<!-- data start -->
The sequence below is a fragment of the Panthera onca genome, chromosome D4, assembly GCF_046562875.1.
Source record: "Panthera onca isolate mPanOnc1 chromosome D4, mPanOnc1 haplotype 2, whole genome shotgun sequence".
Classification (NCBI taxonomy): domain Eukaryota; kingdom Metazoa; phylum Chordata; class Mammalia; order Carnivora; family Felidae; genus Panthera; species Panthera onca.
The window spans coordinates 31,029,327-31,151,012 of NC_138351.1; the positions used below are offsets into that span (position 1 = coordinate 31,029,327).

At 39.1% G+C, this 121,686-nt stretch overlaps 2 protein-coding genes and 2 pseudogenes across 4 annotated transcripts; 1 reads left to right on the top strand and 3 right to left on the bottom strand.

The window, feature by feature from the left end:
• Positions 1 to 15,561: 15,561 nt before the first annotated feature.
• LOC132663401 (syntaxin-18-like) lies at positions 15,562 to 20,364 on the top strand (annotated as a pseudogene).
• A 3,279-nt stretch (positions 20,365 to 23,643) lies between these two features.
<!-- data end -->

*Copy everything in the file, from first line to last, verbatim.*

The sequence below is a fragment of the Panthera onca genome, chromosome D4, assembly GCF_046562875.1.
Source record: "Panthera onca isolate mPanOnc1 chromosome D4, mPanOnc1 haplotype 2, whole genome shotgun sequence".
Classification (NCBI taxonomy): domain Eukaryota; kingdom Metazoa; phylum Chordata; class Mammalia; order Carnivora; family Felidae; genus Panthera; species Panthera onca.
The window spans coordinates 31,029,327-31,151,012 of NC_138351.1; the positions used below are offsets into that span (position 1 = coordinate 31,029,327).

At 39.1% G+C, this 121,686-nt stretch overlaps 2 protein-coding genes and 2 pseudogenes across 4 annotated transcripts; 1 reads left to right on the top strand and 3 right to left on the bottom strand.

The window, feature by feature from the left end:
• Positions 1 to 15,561: 15,561 nt before the first annotated feature.
• LOC132663401 (syntaxin-18-like) lies at positions 15,562 to 20,364 on the top strand (annotated as a pseudogene).
• A 3,279-nt stretch (positions 20,365 to 23,643) lies between these two features.